In what the UN describes as the world’s fastest growing refugee crisis, almost
700 000 Rohingya Muslims have fled Myanmar for neighbouring Bangladesh since August 2017. With the Bangladesh government proposing a vulnerable low-lying island as a relocation site for thousands, Sentinel-1 data have shown how unsuitable this site would be.
While the Rohingya have faced decades of repression, this recent mass exodus is blamed on large-scale atrocities committed by the Myanmar military.
Not only has the pace of arrivals in Bangladesh made this the fastest growing refugee crisis in the world, but the concentration of displaced people now in Bangladesh’s Cox’s Bazar is amongst the densest in the world.
Even before the crisis, Bangladesh was hosting more than 200 000 Rohingya from Myanmar. For a country already struggling to cope with challenges of its own, this has turned into a huge humanitarian tragedy.
Desperate to find solutions, the Bangladesh government was prompted, unsurprisingly, to revive a much criticised plan to move thousands to Thengar Char, one of several uninhabited and unstable islands in the Bay of Bengal.
The area is particularly prone to cyclones, with coastal zones and islands at highest risk. Some nearby islands have a tidal range as high as 6 m, meaning that they are at risk of being completely submerged.
Regardless of cyclones, the region is often inundated by heavy rainfall during the South Asian monsoon, which lasts from June to October.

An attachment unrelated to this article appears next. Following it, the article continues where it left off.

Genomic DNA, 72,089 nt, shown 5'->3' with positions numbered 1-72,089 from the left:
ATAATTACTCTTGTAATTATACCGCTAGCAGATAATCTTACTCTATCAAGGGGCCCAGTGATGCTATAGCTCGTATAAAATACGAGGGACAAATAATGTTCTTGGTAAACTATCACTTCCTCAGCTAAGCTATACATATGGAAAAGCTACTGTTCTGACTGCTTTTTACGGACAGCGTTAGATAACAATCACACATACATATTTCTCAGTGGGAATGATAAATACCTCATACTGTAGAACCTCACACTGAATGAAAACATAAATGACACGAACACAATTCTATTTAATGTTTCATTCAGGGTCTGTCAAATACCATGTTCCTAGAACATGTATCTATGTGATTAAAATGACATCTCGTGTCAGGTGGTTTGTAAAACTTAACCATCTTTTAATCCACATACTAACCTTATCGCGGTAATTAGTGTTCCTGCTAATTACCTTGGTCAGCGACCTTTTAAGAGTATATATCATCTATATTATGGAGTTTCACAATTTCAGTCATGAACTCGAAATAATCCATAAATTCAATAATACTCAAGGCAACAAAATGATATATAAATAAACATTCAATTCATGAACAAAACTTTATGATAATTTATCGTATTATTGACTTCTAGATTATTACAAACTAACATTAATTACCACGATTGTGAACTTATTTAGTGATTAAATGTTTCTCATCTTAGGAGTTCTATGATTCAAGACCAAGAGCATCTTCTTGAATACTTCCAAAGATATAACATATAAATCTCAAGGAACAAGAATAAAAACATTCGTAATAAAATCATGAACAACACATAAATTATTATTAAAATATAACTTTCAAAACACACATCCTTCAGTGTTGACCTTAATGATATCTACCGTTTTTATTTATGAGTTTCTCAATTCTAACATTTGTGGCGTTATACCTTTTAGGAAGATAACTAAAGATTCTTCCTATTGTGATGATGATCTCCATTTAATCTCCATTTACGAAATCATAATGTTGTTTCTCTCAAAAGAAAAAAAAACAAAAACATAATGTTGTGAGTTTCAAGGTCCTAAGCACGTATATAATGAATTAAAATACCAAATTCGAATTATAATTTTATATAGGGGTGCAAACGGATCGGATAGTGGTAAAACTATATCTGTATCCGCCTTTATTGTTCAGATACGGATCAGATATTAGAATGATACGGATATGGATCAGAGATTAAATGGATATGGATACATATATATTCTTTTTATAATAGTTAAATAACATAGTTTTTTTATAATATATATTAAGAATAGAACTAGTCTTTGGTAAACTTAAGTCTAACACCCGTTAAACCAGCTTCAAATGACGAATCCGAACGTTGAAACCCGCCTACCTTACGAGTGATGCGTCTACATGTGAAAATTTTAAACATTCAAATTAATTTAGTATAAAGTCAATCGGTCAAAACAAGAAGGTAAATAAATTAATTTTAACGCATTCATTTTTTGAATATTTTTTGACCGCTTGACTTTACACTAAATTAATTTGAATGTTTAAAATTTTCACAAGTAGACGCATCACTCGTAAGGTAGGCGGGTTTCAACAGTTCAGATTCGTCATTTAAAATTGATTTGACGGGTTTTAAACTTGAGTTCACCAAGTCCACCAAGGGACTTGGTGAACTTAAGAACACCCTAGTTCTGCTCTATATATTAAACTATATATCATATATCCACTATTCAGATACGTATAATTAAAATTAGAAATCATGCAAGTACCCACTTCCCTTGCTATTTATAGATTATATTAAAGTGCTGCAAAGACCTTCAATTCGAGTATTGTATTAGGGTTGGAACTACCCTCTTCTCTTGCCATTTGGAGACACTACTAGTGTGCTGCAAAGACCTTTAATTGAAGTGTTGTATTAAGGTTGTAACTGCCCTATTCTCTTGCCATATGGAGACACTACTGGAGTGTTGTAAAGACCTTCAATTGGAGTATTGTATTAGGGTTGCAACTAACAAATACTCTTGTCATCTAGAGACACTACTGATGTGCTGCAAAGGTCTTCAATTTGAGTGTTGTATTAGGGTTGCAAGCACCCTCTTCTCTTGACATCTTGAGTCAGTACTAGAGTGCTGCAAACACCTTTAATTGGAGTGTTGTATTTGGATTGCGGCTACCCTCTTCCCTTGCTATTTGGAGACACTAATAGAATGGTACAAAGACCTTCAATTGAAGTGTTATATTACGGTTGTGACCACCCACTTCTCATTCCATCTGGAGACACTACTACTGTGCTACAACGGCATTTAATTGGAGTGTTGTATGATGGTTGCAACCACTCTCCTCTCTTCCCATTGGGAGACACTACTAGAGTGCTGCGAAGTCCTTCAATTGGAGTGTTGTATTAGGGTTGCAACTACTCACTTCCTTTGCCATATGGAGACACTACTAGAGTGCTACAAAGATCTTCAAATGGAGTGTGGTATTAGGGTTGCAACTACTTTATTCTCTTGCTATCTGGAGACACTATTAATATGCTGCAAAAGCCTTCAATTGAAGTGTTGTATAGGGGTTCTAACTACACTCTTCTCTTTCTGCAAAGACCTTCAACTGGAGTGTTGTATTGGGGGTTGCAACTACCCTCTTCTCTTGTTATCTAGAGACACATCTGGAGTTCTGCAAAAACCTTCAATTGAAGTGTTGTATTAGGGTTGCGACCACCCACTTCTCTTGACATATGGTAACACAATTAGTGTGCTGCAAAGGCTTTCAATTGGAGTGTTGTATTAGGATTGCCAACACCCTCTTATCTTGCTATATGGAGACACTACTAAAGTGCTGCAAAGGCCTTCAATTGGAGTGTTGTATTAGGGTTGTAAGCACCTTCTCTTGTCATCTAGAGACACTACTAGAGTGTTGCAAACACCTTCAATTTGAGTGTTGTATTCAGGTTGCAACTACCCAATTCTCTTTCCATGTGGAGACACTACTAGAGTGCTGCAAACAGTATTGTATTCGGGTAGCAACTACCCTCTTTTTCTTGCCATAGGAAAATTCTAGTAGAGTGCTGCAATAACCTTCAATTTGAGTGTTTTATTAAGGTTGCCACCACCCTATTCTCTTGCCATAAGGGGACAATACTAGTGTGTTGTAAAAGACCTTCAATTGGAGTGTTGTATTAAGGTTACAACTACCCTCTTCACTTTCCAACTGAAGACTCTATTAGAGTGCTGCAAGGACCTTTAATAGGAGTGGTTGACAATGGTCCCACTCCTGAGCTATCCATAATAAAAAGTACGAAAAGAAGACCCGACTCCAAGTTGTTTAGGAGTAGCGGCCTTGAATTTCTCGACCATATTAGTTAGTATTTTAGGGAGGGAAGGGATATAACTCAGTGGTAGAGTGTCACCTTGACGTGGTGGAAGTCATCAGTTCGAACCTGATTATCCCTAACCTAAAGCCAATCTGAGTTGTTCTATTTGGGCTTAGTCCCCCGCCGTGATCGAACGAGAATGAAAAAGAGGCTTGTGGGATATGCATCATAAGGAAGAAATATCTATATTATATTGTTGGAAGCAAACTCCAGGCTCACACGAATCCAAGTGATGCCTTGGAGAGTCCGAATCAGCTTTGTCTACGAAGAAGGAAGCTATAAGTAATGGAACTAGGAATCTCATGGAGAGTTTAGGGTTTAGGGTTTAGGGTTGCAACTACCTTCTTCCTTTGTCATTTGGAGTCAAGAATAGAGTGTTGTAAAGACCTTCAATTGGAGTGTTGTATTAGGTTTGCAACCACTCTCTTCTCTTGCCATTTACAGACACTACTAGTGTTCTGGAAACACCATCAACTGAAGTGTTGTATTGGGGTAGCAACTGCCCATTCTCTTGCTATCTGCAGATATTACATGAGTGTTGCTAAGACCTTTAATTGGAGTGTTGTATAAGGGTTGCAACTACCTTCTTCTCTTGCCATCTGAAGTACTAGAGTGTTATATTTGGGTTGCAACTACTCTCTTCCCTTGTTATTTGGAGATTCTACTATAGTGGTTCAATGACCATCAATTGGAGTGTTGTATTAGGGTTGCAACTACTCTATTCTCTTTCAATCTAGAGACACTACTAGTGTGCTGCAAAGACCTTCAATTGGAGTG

Information from satellites is often used during humanitarian crises to map, for example, the extent of camps and other temporary settlements.
In this case, however, the Earth Observation-based Services for Dynamic Information Needs in Humanitarian Action project used data from the Copernicus Sentinel-1 radar mission to show exactly how precarious Thengar Char is.
Andreas Braun from Germany’s University of Tübingen said, “As well as using data from Sentinel-1, we also used data from ESA’s old ERS and Envisat satellites to work out how the size of the island has changed since 1991.
“It turns out that this set of islands has only been there since 2009, and were formed from silt washing down from the Himalayas into the Bay of Bengal.
“We calculated how big the island has ever been, how small it has ever been and how big it is on average.
“Importantly, we could report that since Sentinel-1 became operational in 2014, the island, which is currently about 60 sq km, has been inundated several times and at the worst, the land area was reduced to 39 sq km.”
The notion of placing vulnerable people on an inhospitable island that has no existing infrastructure and is two hours away by boat from the mainland is obviously questionable, but thanks to Sentinel-1, the authorities have hard evidence as to its risk of flooding.
It remains to be seen whether the government of Bangladesh will move forward with their plan, although construction work has apparently begun.